Here’s How A 19-Year-Old Farmboy Won The U.S. Military’s Most Distinguished HonorDan Doyle
In 1967, during the continuing build up of American forces in Vietnam, Clarence Sasser, a young 19 year old from a poor farming family, was drafted into the United States Army. After boot camp, he was sent to school to be trained as a medic.
In early January of 1968 he was in Vietnam and his unit was sent on a reconnaissance mission into the Mekong Delta to seek out Viet Cong forces. They were inserted by helicopters.
Sasser was on the 3rd or 4th helicopter and as they got close to the ground the chopper was hit by ground fire and went down into a rice paddy. All got off, but they were being hit hard by heavy small arms, machine gun, and mortar fire.
Sasser was grazed by a bullet getting off the chopper and found himself and the rest of his unit an extremely intense battle for the rest of the day and through the night. He kept hearing soldiers calling out “Doc.” Throughout those hours he ran, over and over again through intense fire to get to and to treat the wounded.
Sasser says, “I learned quickly to just grab a bunch of rice and slide myself along.”
At one point he was hit by shrapnel from a mortar round that landed near him. His legs were badly hurt, but he refused care and continued to take care of his soldiers.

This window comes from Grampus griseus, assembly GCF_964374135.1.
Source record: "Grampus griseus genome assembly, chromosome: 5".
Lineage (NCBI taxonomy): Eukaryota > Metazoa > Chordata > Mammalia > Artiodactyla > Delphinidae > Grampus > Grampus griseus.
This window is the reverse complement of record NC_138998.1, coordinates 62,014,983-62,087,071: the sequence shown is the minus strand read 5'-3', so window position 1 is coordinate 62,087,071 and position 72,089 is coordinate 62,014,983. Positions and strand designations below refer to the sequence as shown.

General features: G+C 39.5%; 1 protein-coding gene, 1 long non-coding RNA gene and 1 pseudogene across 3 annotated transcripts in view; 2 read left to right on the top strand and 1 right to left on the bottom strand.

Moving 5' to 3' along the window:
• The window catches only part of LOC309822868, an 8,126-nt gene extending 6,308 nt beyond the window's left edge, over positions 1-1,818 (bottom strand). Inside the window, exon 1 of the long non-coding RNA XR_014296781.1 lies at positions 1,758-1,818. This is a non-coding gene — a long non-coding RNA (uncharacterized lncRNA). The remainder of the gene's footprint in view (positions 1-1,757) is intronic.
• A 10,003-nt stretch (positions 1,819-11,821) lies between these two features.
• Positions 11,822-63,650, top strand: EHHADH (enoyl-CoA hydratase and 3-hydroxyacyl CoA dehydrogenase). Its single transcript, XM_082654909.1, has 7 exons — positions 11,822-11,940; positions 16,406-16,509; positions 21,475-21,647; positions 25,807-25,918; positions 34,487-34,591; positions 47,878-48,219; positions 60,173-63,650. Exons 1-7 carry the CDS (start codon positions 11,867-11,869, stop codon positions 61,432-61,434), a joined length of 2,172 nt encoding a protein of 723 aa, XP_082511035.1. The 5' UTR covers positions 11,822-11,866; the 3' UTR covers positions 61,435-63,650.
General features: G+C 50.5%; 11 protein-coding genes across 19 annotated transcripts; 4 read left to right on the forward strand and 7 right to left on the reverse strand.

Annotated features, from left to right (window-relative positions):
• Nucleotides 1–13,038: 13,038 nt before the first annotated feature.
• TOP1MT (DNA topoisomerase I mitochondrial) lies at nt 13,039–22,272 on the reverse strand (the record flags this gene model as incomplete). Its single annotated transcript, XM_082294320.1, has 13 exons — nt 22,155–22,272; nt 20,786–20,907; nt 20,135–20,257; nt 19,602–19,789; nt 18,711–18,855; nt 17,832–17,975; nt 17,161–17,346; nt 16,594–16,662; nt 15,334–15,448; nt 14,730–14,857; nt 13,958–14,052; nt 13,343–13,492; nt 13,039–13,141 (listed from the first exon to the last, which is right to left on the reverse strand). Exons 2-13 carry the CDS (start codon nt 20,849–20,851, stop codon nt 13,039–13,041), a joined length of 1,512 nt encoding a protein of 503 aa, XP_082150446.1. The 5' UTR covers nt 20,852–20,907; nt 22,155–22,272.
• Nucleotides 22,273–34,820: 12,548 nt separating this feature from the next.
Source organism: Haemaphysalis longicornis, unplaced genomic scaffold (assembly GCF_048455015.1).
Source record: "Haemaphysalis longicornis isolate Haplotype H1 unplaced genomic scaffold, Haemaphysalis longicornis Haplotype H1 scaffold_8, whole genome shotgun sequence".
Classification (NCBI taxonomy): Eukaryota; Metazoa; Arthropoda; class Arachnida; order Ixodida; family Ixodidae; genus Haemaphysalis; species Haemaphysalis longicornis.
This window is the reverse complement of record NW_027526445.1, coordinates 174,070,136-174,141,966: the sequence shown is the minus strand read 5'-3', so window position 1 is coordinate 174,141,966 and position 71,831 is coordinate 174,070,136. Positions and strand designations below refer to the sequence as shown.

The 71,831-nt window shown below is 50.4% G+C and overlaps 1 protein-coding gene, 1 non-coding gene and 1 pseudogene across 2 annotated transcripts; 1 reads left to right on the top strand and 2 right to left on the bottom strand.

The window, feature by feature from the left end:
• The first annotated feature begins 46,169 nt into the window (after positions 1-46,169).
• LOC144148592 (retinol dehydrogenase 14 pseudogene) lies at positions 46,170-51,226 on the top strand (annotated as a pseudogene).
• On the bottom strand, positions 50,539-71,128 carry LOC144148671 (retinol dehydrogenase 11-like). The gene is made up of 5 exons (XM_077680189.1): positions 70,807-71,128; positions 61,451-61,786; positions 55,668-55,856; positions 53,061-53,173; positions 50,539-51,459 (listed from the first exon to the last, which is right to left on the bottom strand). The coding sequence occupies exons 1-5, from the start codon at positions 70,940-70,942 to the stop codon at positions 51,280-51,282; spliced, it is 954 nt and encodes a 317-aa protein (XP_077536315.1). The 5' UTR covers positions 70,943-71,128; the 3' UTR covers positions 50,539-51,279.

PFC Sasser was awarded the Medal of Honor for his actions that day. The award was given to him by then President, Richard Nixon, at the White House with his mother and sister in attendance.
Clarence Sasser is a man of humble nobility. Like all who are awarded the nation’s highest award for valor, he says that he was nothing special, no better than anyone else, that he just did what he was supposed to do. Well, he did it better than most and because he did, many lives were saved.
We wish to honor PFC Clarence Sasser for his courage under fire and to thank him for doing what he did for his fellow soldiers that terrible day in January of 1968. Well done, good soldier.